Probably the most barren and hardest to land on of all the islands of the Hawaiian chain are the Gardner Pinnacles, located 588 miles northwest of Honolulu and 108 miles northwest of French Frigate Shoal, the nearest island neighbour. The position of these pinnacles is North 25 degrees 01', 167 degrees 59' West.
These isolated, barren rocks, were discovered on June 2, 1820, by the American whaler Maro of Nantucket, under command of Captain Joseph Allen. Incidentally this vessel has the distinction of being the first of the many whalers to enter Honolulu harbour. Apparently Captain Allen did not make a landing on Gardner Pinnacles, for he greatly overestimated the size of the island, reporting it as being a mile in circumference and 900 feet high, with two large rocks at its southwest point.
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In 1857 Captain John Paty visited Gardner in the Hawaiian exploring vessel Manuokawai. He reported that the island lies 607 miles west-northwest from Honolulu and that it "is merely two almost inaccessible rocks, 200 feet high, extending north and south about one-sixth of a mile. A bank extends off to the southwest some 15 or 20 miles. The bottom seemed to be covered with detached rocks, with sandy spaces between; I had 17 fathoms of water 10 miles south of the island," he says. "I think fish are plentiful on the bank."
A number of other vessels sighted the pinnacles during the middle part of the 19th century, reporting them by such names as Man-of-War Rock, Pollard Rock, and Pollard Island. There are also various spellings of Gardner, but the United States Board of Geographic Names has decided Gardner Pinnacles is official.
Positions were given for the island by Captain Stanikowitch and by Lieutenant Brooke, U.S. Navy. The latter describes the island as an inaccessible rock 170 feet high, with a base about 600 feet long, and a smaller rock close to its southwest extremity, from which a reef makes out one-half mile. He notes the bank as having 17 to 20 fathoms of water and extending from the island on all sides, to the westward about 5 miles and southwest more than 8 miles.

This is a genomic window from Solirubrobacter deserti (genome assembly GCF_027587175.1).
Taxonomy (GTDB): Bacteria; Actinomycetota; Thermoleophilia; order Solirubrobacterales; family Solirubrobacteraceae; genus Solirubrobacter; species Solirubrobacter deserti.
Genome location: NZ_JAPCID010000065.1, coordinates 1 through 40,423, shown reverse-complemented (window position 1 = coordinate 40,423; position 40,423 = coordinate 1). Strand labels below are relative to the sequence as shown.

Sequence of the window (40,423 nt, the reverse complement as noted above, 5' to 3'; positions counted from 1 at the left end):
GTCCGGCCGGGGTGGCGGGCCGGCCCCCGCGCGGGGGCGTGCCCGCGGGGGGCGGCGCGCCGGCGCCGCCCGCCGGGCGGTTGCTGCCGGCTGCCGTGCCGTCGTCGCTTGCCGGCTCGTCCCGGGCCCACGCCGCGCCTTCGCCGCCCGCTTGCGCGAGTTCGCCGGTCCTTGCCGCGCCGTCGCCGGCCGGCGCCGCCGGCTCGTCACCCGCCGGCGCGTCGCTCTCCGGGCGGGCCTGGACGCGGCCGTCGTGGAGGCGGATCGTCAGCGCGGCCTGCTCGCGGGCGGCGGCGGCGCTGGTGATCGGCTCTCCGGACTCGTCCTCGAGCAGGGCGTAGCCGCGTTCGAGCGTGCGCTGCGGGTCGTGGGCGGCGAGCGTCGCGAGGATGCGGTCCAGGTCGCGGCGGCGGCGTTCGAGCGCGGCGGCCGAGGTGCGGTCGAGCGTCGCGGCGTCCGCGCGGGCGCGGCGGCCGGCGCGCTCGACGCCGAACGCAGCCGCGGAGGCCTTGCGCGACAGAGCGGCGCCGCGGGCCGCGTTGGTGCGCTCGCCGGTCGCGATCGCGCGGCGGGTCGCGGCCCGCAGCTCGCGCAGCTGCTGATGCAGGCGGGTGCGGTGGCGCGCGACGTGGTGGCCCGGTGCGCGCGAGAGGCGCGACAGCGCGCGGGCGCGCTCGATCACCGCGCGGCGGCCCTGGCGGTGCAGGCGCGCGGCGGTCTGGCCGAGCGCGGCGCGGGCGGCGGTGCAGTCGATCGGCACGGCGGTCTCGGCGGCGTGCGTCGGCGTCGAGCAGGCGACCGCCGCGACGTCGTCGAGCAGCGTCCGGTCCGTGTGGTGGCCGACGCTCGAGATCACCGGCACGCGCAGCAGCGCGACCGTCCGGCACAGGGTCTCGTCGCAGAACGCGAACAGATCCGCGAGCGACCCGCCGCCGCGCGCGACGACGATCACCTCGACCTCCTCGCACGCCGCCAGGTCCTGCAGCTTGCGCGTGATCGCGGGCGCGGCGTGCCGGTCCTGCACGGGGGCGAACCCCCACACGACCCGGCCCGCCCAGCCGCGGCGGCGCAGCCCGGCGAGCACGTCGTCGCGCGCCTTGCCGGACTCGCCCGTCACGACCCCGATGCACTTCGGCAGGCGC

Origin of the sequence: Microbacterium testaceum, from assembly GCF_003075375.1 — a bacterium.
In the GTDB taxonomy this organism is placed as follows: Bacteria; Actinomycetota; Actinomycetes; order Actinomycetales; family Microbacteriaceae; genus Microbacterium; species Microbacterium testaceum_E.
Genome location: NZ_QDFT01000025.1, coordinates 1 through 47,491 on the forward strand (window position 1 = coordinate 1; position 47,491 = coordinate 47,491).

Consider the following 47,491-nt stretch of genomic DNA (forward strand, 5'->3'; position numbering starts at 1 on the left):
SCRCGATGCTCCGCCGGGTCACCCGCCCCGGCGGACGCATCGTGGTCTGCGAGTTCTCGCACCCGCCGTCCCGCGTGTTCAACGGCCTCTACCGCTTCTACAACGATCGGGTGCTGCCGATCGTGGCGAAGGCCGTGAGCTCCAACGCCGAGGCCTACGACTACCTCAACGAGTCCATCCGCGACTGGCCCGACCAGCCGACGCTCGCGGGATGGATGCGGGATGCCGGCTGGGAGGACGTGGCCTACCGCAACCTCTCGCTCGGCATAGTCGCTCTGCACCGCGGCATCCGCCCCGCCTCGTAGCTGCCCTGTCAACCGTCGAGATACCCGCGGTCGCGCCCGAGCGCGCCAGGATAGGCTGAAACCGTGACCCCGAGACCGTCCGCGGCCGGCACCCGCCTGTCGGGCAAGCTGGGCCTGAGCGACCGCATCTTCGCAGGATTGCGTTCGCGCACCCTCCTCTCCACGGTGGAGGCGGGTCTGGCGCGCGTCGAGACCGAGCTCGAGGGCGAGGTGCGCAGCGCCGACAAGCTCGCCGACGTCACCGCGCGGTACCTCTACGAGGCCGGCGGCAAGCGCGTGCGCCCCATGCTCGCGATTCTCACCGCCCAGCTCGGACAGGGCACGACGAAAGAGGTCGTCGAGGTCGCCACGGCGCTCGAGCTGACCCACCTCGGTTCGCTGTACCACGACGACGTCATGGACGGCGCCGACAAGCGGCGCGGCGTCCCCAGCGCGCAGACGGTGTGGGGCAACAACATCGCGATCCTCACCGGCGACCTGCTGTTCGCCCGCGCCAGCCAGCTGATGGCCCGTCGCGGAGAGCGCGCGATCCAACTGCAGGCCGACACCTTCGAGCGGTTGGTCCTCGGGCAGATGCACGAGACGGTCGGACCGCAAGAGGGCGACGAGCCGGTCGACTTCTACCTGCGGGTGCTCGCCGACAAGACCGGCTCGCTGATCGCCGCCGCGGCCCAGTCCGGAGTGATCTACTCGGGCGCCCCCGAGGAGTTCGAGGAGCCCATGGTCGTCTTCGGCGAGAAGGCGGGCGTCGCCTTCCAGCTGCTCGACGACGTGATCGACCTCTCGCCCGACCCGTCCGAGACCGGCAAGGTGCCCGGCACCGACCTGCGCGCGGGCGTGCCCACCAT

Captain F.D. Walker visited Gardner in the Kaalokai, June 9, 1891. In his entertaining "Log" (published in 1909) he writes as follows:
"At noon we sighted Gardner Island, and at 2.30 were up to it.
"Gardner Island is simply a rock one hundred and seventy feet high, or thereabouts, densely covered with birds. Hundreds of frigate birds sailing majestically around it, watching with keen interest the results of the tropic birds' labours ..." He goes on to describe at length the manner in which these "highway robbers" of the bird islands harass the smaller birds as they return from fishing, and make them drop their hard-earned food, which they immediately swoop down on and catch in mid-air.
"We fired a gun and the reverberation was like distant thunder. The whole colony of birds arose, and the air was clouded with them," Captain Walker continues.
There is no anchorage. The swell of the ocean breaks heavily even when the sea is calm. On the island's precipitous sides, the backwash or reflux rushes out a long way, making an experiment to land a very dangerous undertaking. To the westward there are a few detached rocks about seventy feet high. I could find no outlying dangers in our cruise around it, and as we could find nothing interesting or instructive to be gained, we took our departure at dusk and shaped our course for Maro Reef."
Professor Harold S. Palmer, of the University of Hawaii, in Bernice P. Bishop Museum Bulletin 35, 1927, describes the topography and geology of the island. He was not a member of the Tanager Expedition party which landed in May, 1923, but bases his descriptions upon field notes, sketches, and collections made by Dr. Stanley C. Ball, of the Bishop Museum staff. He says: